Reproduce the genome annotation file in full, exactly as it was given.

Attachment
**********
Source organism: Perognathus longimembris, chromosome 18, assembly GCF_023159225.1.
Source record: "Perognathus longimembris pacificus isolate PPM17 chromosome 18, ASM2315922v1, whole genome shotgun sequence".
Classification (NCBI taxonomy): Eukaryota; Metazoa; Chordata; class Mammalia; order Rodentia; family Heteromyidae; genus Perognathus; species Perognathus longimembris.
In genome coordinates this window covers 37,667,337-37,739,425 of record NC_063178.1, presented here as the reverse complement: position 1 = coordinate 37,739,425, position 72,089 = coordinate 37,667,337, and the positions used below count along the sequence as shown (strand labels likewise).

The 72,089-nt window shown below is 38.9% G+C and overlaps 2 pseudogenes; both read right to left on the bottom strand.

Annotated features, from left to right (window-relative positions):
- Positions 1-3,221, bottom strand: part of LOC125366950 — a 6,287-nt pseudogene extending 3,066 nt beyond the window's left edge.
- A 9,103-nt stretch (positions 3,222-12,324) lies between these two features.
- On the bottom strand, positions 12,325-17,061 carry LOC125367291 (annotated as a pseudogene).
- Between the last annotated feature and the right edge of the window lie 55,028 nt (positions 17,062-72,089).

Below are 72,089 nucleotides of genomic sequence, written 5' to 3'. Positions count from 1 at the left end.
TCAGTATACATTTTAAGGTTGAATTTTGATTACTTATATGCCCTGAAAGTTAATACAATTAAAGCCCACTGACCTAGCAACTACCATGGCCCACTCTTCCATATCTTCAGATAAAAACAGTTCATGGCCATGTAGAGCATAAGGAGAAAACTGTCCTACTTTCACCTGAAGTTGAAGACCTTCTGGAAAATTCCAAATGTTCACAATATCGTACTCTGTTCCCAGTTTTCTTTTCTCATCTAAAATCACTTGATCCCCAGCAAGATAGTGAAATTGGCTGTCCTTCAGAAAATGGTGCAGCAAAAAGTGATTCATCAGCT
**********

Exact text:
Source organism: Perognathus longimembris, chromosome 18, assembly GCF_023159225.1.
Source record: "Perognathus longimembris pacificus isolate PPM17 chromosome 18, ASM2315922v1, whole genome shotgun sequence".
Classification (NCBI taxonomy): Eukaryota; Metazoa; Chordata; class Mammalia; order Rodentia; family Heteromyidae; genus Perognathus; species Perognathus longimembris.
In genome coordinates this window covers 37,667,337-37,739,425 of record NC_063178.1, presented here as the reverse complement: position 1 = coordinate 37,739,425, position 72,089 = coordinate 37,667,337, and the positions used below count along the sequence as shown (strand labels likewise).

The 72,089-nt window shown below is 38.9% G+C and overlaps 2 pseudogenes; both read right to left on the bottom strand.

Annotated features, from left to right (window-relative positions):
- Positions 1-3,221, bottom strand: part of LOC125366950 — a 6,287-nt pseudogene extending 3,066 nt beyond the window's left edge.
- A 9,103-nt stretch (positions 3,222-12,324) lies between these two features.
- On the bottom strand, positions 12,325-17,061 carry LOC125367291 (annotated as a pseudogene).
- Between the last annotated feature and the right edge of the window lie 55,028 nt (positions 17,062-72,089).

Below are 72,089 nucleotides of genomic sequence, written 5' to 3'. Positions count from 1 at the left end.
TCAGTATACATTTTAAGGTTGAATTTTGATTACTTATATGCCCTGAAAGTTAATACAATTAAAGCCCACTGACCTAGCAACTACCATGGCCCACTCTTCCATATCTTCAGATAAAAACAGTTCATGGCCATGTAGAGCATAAGGAGAAAACTGTCCTACTTTCACCTGAAGTTGAAGACCTTCTGGAAAATTCCAAATGTTCACAATATCGTACTCTGTTCCCAGTTTTCTTTTCTCATCTAAAATCACTTGATCCCCAGCAAGATAGTGAAATTGGCTGTCCTTCAGAAAATGGTGCAGCAAAAAGTGATTCATCAGCT